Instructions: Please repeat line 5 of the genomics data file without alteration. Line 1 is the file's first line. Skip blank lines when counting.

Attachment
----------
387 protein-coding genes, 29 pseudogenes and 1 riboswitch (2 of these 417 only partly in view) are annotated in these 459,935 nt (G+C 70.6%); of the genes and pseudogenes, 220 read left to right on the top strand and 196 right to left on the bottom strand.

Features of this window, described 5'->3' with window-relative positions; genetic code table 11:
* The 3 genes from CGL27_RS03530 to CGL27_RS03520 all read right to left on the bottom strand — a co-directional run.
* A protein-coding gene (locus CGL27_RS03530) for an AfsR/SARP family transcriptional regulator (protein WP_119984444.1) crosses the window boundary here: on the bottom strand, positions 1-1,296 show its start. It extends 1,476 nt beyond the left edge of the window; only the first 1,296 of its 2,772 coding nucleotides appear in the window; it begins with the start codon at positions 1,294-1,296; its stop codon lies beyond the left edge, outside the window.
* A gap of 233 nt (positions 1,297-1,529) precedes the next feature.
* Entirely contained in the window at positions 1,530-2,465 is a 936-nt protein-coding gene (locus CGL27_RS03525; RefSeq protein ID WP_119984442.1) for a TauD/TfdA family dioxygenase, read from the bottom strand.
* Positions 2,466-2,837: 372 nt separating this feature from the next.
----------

* A gap of 233 nt (positions 1,297-1,529) precedes the next feature.